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Solidarity? We Don't Need Your Activist Privilege, We Need Your Support

By       Message Cory Clark     Permalink
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Washington DC - November 16,2013 - Why is it that those most affected by capitalist and governmental oppression and inefficiencies are the least likely to become involved with activist communities?


The importance of this question was brought home to me last night as a group of young activists came out to "sleep with the house-less," something that me and my partner have been doing for nearly two years and for many of the same reasons stated by the group.


Namely to experience directly what poverty is like, to be in solidarity with those who are suffering, and to bring attention to the issues of poverty in general and homelessness specifically.


Even as I thought of the question I already knew the answer, and the answer saddened me. I consider myself an activist and an anarchist, and this is where the problem lies, not in the communities "being helped."


It lies in the place of privilege that many in the activist community and even the Anarchist community come from. It lies in the self motivated attitudes and a self promoting nature, that leads to hypocrisy, and an I have all your answers ready for you mentality they bring with them.


We have seen this many times over and from various groups, some of them anarchists, occupiers, socialists, church groups and so on, so we're positive these attitudes are not isolated incidents or isolated to particular groups, and the effects of them are most telling both for the group doing the helping and those they are trying to help.


One of the young men last night spent the night excitedly running around trying to get donations, in the hours before it began the nights freezing cold rain, he and others got together food, clothes and other assundry items.


A nice thing to do certainly; however, it wasn't what was going to be needed in the immediate by the people living on the streets in the area, nor themselves. Myself and others who live on the street tried to explain to them, what they were in for and the dangers they faced as the rain picked up and the night got progressively more cold.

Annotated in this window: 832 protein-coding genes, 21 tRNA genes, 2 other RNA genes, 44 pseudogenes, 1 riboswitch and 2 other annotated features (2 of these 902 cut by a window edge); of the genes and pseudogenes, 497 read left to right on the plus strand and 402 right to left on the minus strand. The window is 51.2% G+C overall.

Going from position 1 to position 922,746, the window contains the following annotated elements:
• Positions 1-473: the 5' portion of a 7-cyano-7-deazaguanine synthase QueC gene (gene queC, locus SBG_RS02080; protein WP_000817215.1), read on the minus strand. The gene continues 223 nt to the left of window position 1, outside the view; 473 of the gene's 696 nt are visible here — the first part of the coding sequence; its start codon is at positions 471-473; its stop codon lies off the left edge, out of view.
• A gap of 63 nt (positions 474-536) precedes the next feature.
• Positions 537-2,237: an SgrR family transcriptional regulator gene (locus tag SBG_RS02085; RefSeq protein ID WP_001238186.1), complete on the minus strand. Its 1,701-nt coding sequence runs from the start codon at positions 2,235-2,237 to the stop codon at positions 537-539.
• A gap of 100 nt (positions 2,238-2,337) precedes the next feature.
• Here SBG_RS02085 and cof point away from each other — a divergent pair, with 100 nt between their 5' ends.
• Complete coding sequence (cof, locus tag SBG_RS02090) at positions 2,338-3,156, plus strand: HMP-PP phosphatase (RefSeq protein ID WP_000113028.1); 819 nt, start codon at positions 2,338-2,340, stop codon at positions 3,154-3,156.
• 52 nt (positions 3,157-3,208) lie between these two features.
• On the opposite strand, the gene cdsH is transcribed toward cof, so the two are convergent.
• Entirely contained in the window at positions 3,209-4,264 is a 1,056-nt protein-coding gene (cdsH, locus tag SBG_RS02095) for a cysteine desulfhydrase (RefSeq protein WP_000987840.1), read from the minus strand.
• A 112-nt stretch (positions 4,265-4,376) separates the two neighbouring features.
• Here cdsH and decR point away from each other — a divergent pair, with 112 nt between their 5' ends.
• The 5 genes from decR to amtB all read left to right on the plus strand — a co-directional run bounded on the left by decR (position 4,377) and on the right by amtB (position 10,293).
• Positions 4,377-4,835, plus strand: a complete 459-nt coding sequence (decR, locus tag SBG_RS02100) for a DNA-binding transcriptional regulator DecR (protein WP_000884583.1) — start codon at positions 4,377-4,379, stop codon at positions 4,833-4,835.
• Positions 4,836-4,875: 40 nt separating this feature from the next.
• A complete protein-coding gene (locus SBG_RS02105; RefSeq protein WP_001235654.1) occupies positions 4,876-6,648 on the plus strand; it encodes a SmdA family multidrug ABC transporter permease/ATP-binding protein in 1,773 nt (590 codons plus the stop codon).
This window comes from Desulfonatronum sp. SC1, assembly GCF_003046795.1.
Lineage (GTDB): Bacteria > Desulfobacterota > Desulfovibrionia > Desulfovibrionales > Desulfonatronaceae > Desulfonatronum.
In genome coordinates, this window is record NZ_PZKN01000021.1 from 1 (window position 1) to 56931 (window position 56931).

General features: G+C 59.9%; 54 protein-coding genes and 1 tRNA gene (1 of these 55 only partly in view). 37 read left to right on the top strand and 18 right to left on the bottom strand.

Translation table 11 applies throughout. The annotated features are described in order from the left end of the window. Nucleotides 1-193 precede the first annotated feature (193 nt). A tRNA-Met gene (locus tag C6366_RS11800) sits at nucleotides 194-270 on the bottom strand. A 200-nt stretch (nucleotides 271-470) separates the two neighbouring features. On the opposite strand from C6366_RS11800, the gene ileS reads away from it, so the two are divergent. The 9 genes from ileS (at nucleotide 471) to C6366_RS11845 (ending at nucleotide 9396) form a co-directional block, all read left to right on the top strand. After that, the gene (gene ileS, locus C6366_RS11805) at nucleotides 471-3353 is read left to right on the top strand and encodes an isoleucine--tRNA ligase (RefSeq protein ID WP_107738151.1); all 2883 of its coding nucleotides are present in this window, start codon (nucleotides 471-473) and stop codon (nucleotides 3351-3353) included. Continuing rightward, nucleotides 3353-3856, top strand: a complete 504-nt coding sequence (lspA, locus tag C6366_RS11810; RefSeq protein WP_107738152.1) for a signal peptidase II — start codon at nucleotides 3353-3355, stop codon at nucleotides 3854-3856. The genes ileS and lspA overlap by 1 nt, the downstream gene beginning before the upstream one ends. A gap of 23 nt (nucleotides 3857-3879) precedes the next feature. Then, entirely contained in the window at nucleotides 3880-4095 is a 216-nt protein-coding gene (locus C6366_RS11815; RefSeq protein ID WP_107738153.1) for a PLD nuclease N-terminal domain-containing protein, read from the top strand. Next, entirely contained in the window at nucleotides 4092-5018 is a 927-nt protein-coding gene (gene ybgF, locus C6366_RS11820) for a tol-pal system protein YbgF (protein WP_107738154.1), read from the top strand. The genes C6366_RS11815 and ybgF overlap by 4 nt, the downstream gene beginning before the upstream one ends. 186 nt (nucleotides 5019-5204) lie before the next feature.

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When we decided when our voice wasn't being heard, which is often the case in these sorts of situations or any time those with privilege come in and try and help, to do our own thing and seek shelter for ourselves and those most vulnerable.


We informed one of the organizers of the "solidarity action," what we were intending to do and why in a last ditch effort to encourage them to seek shelter for themselves, their equipment and the things that were donated.


He responded haughtily "what you're not going to stay over here with us, you're not very hardcore," at which point I reminded him that we live right here, every night when there is bad weather we go through this, we have to tell V.A. security to f*ck off, when we do. I'm not concerned with being hard, but people's safety and the safety of our equipment, that we can't afford to replace and isn't in the best conditions to begin with," and left the to fend for themselves.


Should I feel bad, for having left them to fend for themselves? Not a bit, We attempted to tell them what it was like on the streets with bad weather and if they chose not to listen, we they'd just have to find out for themselves and maybe it will be good for them in the long run.

Eventually they ended up moving under the awning in front of the building, but left much of the supplies donated under a plastic tarp next to a tree, a lot of it got wet over the night.

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In the morning they decided that they were going to transport everything over to the Peace House an activist collective in the DC area, we told them that it would be far smarter to take everything over to Franklin Square if they wanted to get rid of it, as much of the homeless population goes there on the weekend to receive food and other things they need from various church group, who come to preach to people before giving them what ever minuscule amount they have to dole out.


This mentality also serves to perpetuate the problem rather than to solve it, but at least they're hypocritical thinking is understandable, if you're trying to spread your religious beliefs, what better way to acquire a willing audience for your social control rhetoric than by creating a situation where people need what little you're offering to survive.


But these attitudes are not just limited to class, they are also used against black, Hispanic, and female activists, as well, in fact they are used against you if you fail to be anything but white, male and middle class.

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Cory Clark is an Independent Photojournalist and writer, focused on Civil and Human Rights issues, National and international politics, and Social Justice Movements. He is currently working to document the lives of the homeless from their (more...)
 

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